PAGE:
What is Dementia

The Alzheimer's Reading Room states:  "Dementia is the gradual deterioration of mental functioning, such as concentration, memory, and judgment, which affects a person’s ability to perform normal daily activities."

Dementia is elsewhere described as a chronic and usually progressive loss of cognitive ability as a result of brain disease or injury.  Dementia can bring on impaired reasoning, memory loss, and personality changes.  The rate of changes observed in a person with dementia is not set and the speed of progression varies from person to person.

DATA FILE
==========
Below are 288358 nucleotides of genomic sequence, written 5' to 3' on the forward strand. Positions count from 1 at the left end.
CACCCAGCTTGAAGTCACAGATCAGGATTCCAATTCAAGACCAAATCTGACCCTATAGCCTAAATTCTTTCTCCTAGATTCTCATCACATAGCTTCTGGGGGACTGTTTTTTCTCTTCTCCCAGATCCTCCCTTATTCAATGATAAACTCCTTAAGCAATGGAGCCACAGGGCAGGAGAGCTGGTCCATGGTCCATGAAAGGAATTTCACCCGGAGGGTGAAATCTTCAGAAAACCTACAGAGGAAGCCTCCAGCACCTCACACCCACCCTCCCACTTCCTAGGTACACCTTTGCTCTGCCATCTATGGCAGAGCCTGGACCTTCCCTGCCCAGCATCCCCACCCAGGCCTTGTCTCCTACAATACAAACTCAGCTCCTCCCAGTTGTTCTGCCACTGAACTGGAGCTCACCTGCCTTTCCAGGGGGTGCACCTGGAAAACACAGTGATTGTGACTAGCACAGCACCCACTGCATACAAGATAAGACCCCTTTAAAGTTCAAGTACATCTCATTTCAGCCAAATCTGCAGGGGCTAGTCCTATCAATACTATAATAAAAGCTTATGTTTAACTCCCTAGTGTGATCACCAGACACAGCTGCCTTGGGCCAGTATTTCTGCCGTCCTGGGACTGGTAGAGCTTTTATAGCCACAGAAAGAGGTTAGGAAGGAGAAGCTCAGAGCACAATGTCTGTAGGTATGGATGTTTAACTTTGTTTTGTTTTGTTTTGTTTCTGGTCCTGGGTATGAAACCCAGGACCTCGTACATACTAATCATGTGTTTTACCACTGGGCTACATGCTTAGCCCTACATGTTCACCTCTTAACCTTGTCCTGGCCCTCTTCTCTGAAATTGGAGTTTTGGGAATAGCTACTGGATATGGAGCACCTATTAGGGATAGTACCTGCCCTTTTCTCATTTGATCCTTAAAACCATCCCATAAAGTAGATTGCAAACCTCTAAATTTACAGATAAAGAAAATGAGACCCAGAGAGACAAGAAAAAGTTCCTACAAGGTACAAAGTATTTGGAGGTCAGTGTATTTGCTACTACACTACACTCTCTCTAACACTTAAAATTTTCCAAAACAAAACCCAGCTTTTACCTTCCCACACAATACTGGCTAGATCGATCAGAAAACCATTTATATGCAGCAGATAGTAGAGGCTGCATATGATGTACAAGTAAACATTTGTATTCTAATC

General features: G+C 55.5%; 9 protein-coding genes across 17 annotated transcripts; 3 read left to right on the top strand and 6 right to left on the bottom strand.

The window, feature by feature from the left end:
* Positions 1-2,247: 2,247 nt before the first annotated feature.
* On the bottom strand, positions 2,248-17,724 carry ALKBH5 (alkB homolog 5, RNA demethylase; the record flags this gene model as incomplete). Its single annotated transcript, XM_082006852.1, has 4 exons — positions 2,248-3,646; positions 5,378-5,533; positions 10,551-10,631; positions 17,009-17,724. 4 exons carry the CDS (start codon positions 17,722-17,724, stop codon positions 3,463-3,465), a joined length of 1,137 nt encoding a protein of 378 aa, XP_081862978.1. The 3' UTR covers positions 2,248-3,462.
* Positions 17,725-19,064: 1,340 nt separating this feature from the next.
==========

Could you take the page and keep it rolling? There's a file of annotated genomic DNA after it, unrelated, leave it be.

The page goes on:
Dementia is not a single disease or disorder.  It is a term that describes a collection of symptoms.  Dementia has no single cause.  Dementia is not curable but it may be treatable.  There are conditions which may mimic dementia which are curable such as dehydration.

Symptoms can include but are not limited to:

  • Verbal repetition
  • Not being able to follow directions
  • Losing the sense of time
  • Neglecting safety, hygiene and nutrition
  • Forgetting people
  • Forgetting places and getting lost
  • Forgetting acquired, long used skills
  • Getting easily distracted and leaving in the middle of a task
  • Anxiety when there are changes in routine

Additional Information Sources:
Psych Central
Medicine Net
National Institute of Neurological Disorders and Stroke


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